Ruminations on the Digital Realm

Jan Stedehouder

DesktopBSD day 20 – Planning and Project Management (I)

I have been involved in project management since the early days of my working career. I love the project management method and the way it helps me to organize complex tasks. All of the projects I have been involved in were of a non-technical, non-linear and -let’s say- chaotic nature. Deadlines? Yes. Milestone? Sure. Logical breakdown of work? Not really. Careful planning of resources? Well, the paper the planning was written on was more endurable than the actual execution of the plan. The way the projects could progress was highly influenced by outside and unstable factors. Over the years I have looked at more that one program to ease project planning, but all of them were way too rigid to be of use.

Basically, I was curious as to the current set of programs for project management for the open source desktop and since I am working with DesktopBSD it fits nicely in this series of articles. I will look into four programs. Planner (GNOME), KPlato (KDE) , TaskJuggler (KDE) and GanttProject (Java).

GanttProject: an enormous surprise

I started with GanttProject, but -in all honesty- I didn’t expect much from it. I don’t really like Java-based applications. Too often I find them slow, sluggish, eating too many system resources, lacking functionalities and plain ugly with horrible font-rendering. GanttProject is none of that.

GanttProject is a free and easy to use Gantt chart based project scheduling and management tool.

desktopbsd-day20-ganttproject-1.png

This program doesn´t try to be the software to beat all other project management software. There are two main views: your resources and the tasks in the project as a Gantt Chart. You can download GanttProject in various formats. One package has various launchers for UNIX/Linux, Windows and MacOSX with which you can run without installing it. The main requirement is JRE. I downloaded the package, unzipped it, cd-ed into the ganttproject directory and launched the application with #sh ganttproject.sh . It takes a while for the program to be ready for use.

You can then create a new project (Project -> New) via a simple wizard. First you give the project a name and some additional information. Then you select the roleset and the calendar. You don’t have a lot of options here, but that’s just fine with me.

desktopbsd-day20-ganttproject-2.png

Adding resources should be the next logical step. Again, this reveal a simple screen where you can add some general information about the resource like name, the e-mail adress, the phone-number and the default role the person has. The default role is that of project manager. You can change that by going to Edit -> Preferences -> Resource role. There you can add the roles you have in your project. All resources can be seen in the resource tab.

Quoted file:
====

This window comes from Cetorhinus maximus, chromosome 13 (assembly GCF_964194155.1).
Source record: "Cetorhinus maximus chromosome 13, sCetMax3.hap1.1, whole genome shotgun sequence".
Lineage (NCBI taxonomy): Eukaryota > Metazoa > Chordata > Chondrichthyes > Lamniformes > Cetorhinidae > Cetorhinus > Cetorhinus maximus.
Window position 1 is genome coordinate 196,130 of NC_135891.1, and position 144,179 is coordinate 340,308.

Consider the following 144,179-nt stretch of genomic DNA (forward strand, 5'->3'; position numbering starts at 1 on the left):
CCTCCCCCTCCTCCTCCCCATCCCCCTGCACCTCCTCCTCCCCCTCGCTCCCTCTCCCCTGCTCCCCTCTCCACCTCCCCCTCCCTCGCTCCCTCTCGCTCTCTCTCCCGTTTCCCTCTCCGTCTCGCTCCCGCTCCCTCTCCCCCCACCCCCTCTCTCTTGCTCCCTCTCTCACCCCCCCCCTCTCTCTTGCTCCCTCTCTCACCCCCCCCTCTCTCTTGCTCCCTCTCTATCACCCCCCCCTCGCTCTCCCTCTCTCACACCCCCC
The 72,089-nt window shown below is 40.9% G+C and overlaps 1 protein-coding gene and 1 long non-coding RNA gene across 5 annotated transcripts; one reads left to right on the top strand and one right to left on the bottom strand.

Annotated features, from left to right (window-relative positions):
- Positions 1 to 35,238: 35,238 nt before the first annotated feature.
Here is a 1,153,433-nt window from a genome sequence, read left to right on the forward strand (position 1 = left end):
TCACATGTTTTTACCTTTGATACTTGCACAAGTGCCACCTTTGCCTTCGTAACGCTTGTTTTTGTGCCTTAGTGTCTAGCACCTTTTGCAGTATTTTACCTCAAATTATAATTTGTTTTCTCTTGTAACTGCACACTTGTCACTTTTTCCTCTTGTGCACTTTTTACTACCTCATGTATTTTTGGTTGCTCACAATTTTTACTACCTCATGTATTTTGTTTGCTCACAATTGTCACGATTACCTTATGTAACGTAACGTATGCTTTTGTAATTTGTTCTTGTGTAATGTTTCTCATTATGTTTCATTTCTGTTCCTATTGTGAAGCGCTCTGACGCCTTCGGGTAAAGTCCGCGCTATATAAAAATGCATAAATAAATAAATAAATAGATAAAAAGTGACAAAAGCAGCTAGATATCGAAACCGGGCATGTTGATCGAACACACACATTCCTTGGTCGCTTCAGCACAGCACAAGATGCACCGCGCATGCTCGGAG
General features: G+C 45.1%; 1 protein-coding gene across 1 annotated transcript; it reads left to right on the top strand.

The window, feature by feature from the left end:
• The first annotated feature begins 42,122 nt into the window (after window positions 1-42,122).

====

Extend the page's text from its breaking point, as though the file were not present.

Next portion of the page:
desktopbsd-day20-ganttproject-11.png

From here it is a matter of adding the tasks. When you click on the icon New Task you enter the basic information on the first line in the Gantt chart: name, starting and finishing date. After that you double-click on the bar in the chart and a new window pops up. This window has an easily understandable layout (though -of course – you need to have some background knowledge in project management). There are five tabs. The first one holds the task specific information. You can’t enter a lot of information (name, priority, progress, milestone yes/no, starting and finishing dates and duration), with the benefit of not being overly complicated.

desktopbsd-day20-ganttproject-6.png

In the second tab you determine whether it is a isolated task or one that is related to a previous task. The tab Resources gives you the possibility to add one or more persons to that task. The fourth tab is meant for some notes and with the fourth tab you can set the columns for the Gantt chart, allowing some customization of each task line.

With this basic set I could design a first project within minutes without being stonewalled. When looking a bit further I noticed that GanttProject also create Pertt charts for you project and that you can import and export Microsoft Project XML files. The program is responsive and attractive to look at. Really, it was fun to work with it and for that reason GanttProject also found it’s way to my Portable Applications collection on the mobile hard drive.

]project-open[

One final element to add to the appeal of GanttProject is the integration with an open source webbased ERP/Project Management package, ]project-open[ . You can create, change and upload GanttProject files to ]project-open[. That alone would be interesting, but the online demo revealed a rounded out online hub for CRM, Finance, project management, some HRM. Add a wiki, forum and some document management to the mix and you could have a small organization migration to a complete open source solution for project management. I absolutely love the dashboard and the indicators tabs that give graphical representations. ]project-open[ wasn’t part of today’s plan, but it will be on the list soon.

Conclusions

GanttProject got me sidetracked today and I love it when open source software does that to me. It did leave me with insufficient time for the other three programs, so that will have to wait until tomorrow.

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